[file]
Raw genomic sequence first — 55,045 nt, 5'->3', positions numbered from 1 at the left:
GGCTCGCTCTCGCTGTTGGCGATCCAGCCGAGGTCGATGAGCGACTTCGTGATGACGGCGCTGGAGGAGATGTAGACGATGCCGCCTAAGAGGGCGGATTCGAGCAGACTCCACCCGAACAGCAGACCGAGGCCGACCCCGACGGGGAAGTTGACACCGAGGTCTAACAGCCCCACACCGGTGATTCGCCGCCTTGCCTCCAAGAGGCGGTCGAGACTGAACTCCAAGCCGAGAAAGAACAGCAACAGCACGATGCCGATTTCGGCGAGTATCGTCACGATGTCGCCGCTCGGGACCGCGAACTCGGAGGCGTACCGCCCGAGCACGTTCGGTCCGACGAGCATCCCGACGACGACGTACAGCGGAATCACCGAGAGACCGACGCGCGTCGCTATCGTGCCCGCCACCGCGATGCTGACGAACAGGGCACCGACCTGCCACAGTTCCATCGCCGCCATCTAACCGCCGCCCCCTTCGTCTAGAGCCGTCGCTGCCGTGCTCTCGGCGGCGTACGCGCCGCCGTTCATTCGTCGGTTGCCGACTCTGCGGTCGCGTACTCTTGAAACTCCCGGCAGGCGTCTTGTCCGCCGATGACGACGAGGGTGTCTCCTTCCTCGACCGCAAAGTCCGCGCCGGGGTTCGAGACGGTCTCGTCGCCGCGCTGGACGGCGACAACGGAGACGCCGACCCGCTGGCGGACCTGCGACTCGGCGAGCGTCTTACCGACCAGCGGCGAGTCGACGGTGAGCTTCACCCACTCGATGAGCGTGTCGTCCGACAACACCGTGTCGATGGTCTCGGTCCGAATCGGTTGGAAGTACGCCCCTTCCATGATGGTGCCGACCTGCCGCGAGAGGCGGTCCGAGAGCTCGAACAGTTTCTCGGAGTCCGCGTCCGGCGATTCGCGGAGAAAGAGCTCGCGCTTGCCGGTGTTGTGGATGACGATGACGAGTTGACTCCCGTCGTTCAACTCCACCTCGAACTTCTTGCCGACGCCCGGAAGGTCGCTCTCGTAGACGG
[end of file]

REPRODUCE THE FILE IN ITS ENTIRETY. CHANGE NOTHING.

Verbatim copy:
Raw genomic sequence first — 55,045 nt, 5'->3', positions numbered from 1 at the left:
GGCTCGCTCTCGCTGTTGGCGATCCAGCCGAGGTCGATGAGCGACTTCGTGATGACGGCGCTGGAGGAGATGTAGACGATGCCGCCTAAGAGGGCGGATTCGAGCAGACTCCACCCGAACAGCAGACCGAGGCCGACCCCGACGGGGAAGTTGACACCGAGGTCTAACAGCCCCACACCGGTGATTCGCCGCCTTGCCTCCAAGAGGCGGTCGAGACTGAACTCCAAGCCGAGAAAGAACAGCAACAGCACGATGCCGATTTCGGCGAGTATCGTCACGATGTCGCCGCTCGGGACCGCGAACTCGGAGGCGTACCGCCCGAGCACGTTCGGTCCGACGAGCATCCCGACGACGACGTACAGCGGAATCACCGAGAGACCGACGCGCGTCGCTATCGTGCCCGCCACCGCGATGCTGACGAACAGGGCACCGACCTGCCACAGTTCCATCGCCGCCATCTAACCGCCGCCCCCTTCGTCTAGAGCCGTCGCTGCCGTGCTCTCGGCGGCGTACGCGCCGCCGTTCATTCGTCGGTTGCCGACTCTGCGGTCGCGTACTCTTGAAACTCCCGGCAGGCGTCTTGTCCGCCGATGACGACGAGGGTGTCTCCTTCCTCGACCGCAAAGTCCGCGCCGGGGTTCGAGACGGTCTCGTCGCCGCGCTGGACGGCGACAACGGAGACGCCGACCCGCTGGCGGACCTGCGACTCGGCGAGCGTCTTACCGACCAGCGGCGAGTCGACGGTGAGCTTCACCCACTCGATGAGCGTGTCGTCCGACAACACCGTGTCGATGGTCTCGGTCCGAATCGGTTGGAAGTACGCCCCTTCCATGATGGTGCCGACCTGCCGCGAGAGGCGGTCCGAGAGCTCGAACAGTTTCTCGGAGTCCGCGTCCGGCGATTCGCGGAGAAAGAGCTCGCGCTTGCCGGTGTTGTGGATGACGATGACGAGTTGACTCCCGTCGTTCAACTCCACCTCGAACTTCTTGCCGACGCCCGGAAGGTCGCTCTCGTAGACGG